|In an official release to stakeholders yesterday, Minister Barbara Creecy of the Department of Environment, Forestry and Fisheries (DEFF) took crucial and long-awaited steps towards changing the status quo of the commercial captive Lion breeding industry and the South African government’s current stance towards the trading of Rhino horn and Elephant ivory.
Creecy announced that “South Africa will no longer breed captive Lions, keep Lions in captivity, or use captive Lions or their derivatives commercially” and has instructed her Department to begin the process of putting an end to the sale of Lion bone, canned hunting, and cub-petting and other tourist activities involving captive-bred Lions.
“We are very excited about the forward-thinking stance taken by the South African government to shut down the exploitation of our wildlife for commercial and private gains. We have worked alongside a number of conservation partners to support government in this decision-making process, but really need to highlight the critical role that the team at Blood Lions have had through this and how our partnership with them has enabled us to be more involved in these policy recommendations” – Dr Simon Morgan, Wildlife ACT Co-founder and Trustee.
In an Appeal to Government High-Level Panel to Review Existing Wildlife Policies, Legislation & Practices published by Wildlife ACT in June last year, Simon said, “We need to stop the debating, time-wasting and division of effort by finally putting this to rest. There is just not enough sound research, or local and global support to consider trade of Lion bone anymore, as well as that of ivory Rhino horn. Our efforts in South Africa need to fall into place with this greater conversation.”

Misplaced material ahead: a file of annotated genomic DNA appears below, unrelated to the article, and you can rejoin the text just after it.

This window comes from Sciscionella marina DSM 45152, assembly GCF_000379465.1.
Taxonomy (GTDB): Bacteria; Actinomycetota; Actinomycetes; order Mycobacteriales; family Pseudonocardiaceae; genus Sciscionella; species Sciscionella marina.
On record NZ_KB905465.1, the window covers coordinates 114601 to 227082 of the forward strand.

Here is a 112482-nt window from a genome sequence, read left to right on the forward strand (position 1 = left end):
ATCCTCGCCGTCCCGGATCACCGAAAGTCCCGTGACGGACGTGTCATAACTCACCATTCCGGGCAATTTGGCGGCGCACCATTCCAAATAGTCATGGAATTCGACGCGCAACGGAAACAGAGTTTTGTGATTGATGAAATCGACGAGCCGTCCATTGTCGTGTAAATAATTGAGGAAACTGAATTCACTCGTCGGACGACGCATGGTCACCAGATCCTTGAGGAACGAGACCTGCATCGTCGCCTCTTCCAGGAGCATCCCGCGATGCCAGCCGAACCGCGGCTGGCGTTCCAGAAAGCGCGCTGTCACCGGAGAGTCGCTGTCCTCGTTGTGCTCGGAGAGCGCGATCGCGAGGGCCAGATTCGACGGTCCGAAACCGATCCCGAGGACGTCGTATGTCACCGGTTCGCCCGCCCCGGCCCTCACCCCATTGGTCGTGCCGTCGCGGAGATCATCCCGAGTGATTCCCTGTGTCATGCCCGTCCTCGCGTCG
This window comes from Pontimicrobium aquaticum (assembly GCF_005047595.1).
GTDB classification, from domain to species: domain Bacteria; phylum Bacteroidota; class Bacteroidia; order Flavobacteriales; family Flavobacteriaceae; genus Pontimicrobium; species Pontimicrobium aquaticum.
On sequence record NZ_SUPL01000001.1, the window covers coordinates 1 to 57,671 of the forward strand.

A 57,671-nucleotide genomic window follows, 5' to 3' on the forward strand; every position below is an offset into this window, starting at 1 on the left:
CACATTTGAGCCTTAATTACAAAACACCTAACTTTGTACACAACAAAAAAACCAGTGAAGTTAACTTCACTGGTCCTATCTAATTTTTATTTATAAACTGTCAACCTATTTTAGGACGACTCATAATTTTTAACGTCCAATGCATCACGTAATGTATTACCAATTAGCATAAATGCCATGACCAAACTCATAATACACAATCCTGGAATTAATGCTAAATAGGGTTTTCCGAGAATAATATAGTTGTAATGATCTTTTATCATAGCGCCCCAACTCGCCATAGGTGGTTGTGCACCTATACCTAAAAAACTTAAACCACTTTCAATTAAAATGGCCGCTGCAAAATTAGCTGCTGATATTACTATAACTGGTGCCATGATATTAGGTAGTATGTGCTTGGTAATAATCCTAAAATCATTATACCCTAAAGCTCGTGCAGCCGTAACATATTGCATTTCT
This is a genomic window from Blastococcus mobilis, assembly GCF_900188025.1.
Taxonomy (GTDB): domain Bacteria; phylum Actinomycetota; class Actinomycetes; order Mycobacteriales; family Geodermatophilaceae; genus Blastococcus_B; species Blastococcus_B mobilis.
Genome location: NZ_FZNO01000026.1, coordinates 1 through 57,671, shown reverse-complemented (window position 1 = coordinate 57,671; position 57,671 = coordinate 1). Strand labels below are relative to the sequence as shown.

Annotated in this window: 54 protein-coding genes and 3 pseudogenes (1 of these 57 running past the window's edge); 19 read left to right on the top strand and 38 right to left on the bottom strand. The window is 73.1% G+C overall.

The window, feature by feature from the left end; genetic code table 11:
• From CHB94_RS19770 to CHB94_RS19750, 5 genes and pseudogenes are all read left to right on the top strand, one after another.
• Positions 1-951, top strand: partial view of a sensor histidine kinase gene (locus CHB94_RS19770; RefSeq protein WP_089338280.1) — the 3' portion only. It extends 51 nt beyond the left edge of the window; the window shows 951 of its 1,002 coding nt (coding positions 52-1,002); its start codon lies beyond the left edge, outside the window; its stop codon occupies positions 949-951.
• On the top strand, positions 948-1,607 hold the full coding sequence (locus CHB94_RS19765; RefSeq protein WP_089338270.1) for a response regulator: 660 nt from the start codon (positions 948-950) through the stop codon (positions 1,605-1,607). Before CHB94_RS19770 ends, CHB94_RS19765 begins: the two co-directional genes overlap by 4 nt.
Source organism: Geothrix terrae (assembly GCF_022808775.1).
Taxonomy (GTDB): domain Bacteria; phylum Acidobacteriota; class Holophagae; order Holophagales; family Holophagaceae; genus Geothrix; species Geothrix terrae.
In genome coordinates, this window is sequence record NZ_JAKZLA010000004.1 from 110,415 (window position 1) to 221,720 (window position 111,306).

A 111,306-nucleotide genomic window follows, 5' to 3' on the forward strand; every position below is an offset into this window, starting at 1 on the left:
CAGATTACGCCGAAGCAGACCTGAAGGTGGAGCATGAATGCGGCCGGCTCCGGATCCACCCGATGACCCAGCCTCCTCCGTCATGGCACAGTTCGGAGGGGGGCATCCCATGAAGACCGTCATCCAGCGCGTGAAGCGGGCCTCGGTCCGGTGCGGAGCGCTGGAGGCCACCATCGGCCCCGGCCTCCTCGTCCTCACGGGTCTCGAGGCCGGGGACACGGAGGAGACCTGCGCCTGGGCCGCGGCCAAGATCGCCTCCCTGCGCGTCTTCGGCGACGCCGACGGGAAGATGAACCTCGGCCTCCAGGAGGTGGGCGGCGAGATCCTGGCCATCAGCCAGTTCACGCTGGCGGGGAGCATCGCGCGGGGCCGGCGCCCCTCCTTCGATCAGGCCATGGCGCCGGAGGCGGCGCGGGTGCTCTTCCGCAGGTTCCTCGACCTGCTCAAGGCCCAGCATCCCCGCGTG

Community Conservation Manager, Zama Ncube, who represented at a High-Level Panel discussion last year, says:
“This is great news and something that we have been waiting for, for so long. It’s great news for local people, the Parks, and private protected areas that are working to protect these magnificent creatures to benefit local heritage. This is also good news for the organisations which work tirelessly to educate people about the importance of conservation. It shows that government is now listening to the people and seeing the value of having these animals where they belong, as protected areas are working closely with the community to create job opportunities in this space.”
Let us continue to unite with a single objective and forge a path to develop stronger political will to help halt the exploitation of our wildlife and subsequently the illegal wildlife trade altogether. It doesn’t help just doing that in South Africa, we need it to include Asian states and global partners. Let the world, which is holding summits and symposiums on the matter, see that we are standing together and appreciating their efforts.
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